I couldn’t have possibly asked for a more receptive place to go than to go into his studio, because his whole way – which I didn’t realise when I started, so I was worried – his whole thing about sound and exact way of going about it, is that if he says “yes, I’m going to record an album with you,” it’s OF you. You’re the subject. If he says “yes”, you’re already there, it’s already done. It’s just the sound I make that’s what he’s interested in, it’s not like he’s going to ask me to make a kind of a sound, or write a kind of a lyric or a kind of a melody, he just only really wants the untreated version.

You make it sounds like he’s painting your portrait!

No, it’s not that. He’s like… It’s like he’s taking your fingerprints. It’s like he’s extracting the truth that’s there from you, like whatever noise I make is a good noise. “Whatever noise you make is a good noise, I’ll be able to do something with whatever you do.” It’s not like being with my boyfriend who loved me in this little world we inhabited which was called Moloko that had its own strange rules – the stepping stone out of that was this anything-goes person, where it’s like, I’m not going to tell you you’re wrong, I’ll big you up until we’ve got a fucking record basically.

And that was perfect because otherwise I might’ve lost confidence, or got overawed by the process of stepping out of Moloko, but as it happened he was ideal. Absolutely ideal. He made a record that was my record, my first solo record, where every single sound on it was of me, was of sounds that I made out of my own body or by touching something. All of it bar the brass arrangements – but other than that, it’s not just the songs, but the music is me as well.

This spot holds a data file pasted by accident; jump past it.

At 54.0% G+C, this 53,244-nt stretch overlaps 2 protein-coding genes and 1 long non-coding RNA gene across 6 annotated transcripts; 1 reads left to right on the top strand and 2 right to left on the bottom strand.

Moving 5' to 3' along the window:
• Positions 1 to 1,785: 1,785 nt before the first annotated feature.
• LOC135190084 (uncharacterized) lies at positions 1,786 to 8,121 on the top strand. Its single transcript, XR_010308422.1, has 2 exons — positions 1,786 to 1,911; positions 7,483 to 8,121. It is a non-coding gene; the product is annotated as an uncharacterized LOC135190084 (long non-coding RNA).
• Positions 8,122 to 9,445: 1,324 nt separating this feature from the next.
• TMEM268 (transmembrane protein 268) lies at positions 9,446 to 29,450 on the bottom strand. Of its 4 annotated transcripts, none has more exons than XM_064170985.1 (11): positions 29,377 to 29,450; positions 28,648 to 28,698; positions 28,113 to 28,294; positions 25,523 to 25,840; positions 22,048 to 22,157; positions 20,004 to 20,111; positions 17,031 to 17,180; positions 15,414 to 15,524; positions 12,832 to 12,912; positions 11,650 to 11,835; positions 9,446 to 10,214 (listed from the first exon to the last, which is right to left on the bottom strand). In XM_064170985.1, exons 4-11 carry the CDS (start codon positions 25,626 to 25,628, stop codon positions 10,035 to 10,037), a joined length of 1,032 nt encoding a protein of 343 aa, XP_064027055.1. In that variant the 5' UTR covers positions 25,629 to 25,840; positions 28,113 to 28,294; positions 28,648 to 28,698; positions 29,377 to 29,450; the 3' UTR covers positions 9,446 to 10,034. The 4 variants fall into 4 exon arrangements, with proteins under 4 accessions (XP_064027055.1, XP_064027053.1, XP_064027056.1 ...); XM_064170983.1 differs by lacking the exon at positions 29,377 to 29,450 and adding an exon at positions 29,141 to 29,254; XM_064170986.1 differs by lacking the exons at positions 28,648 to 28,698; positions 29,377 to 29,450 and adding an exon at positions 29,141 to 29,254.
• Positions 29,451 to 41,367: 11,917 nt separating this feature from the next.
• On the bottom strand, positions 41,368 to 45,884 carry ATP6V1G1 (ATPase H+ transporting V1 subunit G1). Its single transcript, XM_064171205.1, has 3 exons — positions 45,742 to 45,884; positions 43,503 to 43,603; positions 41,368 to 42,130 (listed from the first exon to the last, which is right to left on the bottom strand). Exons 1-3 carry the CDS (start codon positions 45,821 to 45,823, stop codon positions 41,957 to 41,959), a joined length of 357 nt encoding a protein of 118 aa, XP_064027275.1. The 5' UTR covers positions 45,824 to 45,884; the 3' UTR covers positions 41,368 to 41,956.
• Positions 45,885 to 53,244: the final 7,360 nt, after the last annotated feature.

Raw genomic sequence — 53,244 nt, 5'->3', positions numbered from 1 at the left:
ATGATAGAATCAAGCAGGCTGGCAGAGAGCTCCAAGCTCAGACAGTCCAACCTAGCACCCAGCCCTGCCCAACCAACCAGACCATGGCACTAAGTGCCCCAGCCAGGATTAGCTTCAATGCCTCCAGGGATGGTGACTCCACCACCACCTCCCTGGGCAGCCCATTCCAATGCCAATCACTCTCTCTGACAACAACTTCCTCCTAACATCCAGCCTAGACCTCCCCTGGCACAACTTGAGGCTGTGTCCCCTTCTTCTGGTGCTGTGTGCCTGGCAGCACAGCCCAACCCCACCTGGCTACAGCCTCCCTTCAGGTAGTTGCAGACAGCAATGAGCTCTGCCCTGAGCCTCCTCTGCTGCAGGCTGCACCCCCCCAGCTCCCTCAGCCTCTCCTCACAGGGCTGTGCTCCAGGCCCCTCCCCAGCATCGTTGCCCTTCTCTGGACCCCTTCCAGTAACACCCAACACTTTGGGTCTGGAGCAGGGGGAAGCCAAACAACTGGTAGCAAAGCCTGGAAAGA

So you learned a lot about yourself too in that process?

Yeah. It was very paternal on Matthew’s part, I did some growing up.

Having spoken to Matthew in the past, the amount of information he is able to process and understand through sound is incredible. He can find meaning in the most minute artefact of sound.

He’s a philosopher, yes he really is. An artist, a scientist and a philosopher.


So after that you had the confidence to call all the shots on Overpowered?

Well yeah, that was very different. It was the first record I ever made where I wasn’t a 50/50 partner in it. It was my decisions, all of them, except at a few rare points when there were arguments because it was EMI and there was a lot on the line and they’d put up the money for it. But I had the original A&R guy, my friend, and he fought my corner too, and I was able to do things like throw away songs that they thought were the only hits that I wrote – I was protected by him, and also I’m quite a bossy cow too. I was the boss, I just thought OK, I’m going to write with this person now, and with that person now, I’ll mix that song with so-and-so. Occasionally that didn’t work, so I though, OK that didn’t work, well then let’s mix it with so-and-so instead.

It’s not like with Matthew or Mark [Brydon], where I’d say [adopts hesitant, girlish voice] “Can you do this? And can you do this? And can you do this? And can you do that?” and that would go up to a certain point and up to a certain point and up to a certain point then they’d go [pause] “I’m not doing it any more”, and you’d go “oh, OK”. You’d got as much as you could within the limits of your powers, and then they’d got fed up with it and wanted to do it their way, and fair dues, it’s 50/50, you’re writing the song with them. But with this, it was quite a bit to go “Uhhh, nah nah nah, it’s not right. Not enough piano. Get him to mix it instead.” Quite an interesting process.

Was it easy to stop that spiralling out of control if you had less boundaries to push against?

Oh there were certainly boundaries to push against. There always is. But I stand by the record, and the fact that I was given so much freedom meant that all the parts of it that are so disparate still connected because I was the boss. Otherwise it would’ve been the same-old-same-old pop record that they make. That the machine makes.

It’s still a pop record, though, with catchy tunes and all that – did you ever get a sense of why it wasn’t a bigger hit?

I don’t know, you know. Before I’d even put it out, there are always certain people in the industry who get the record and make decisions about it, key among which is, is it going to go on the radio? That’s the first thing. It was given to Radio 1 way up front, and we were told that the guy who runs Radio 1′s wife just loves this record – it was like “we’ve been on holiday with it and we love this record, we’ve been listening to it and listening to it and listening to it… we’re not going to play it though.”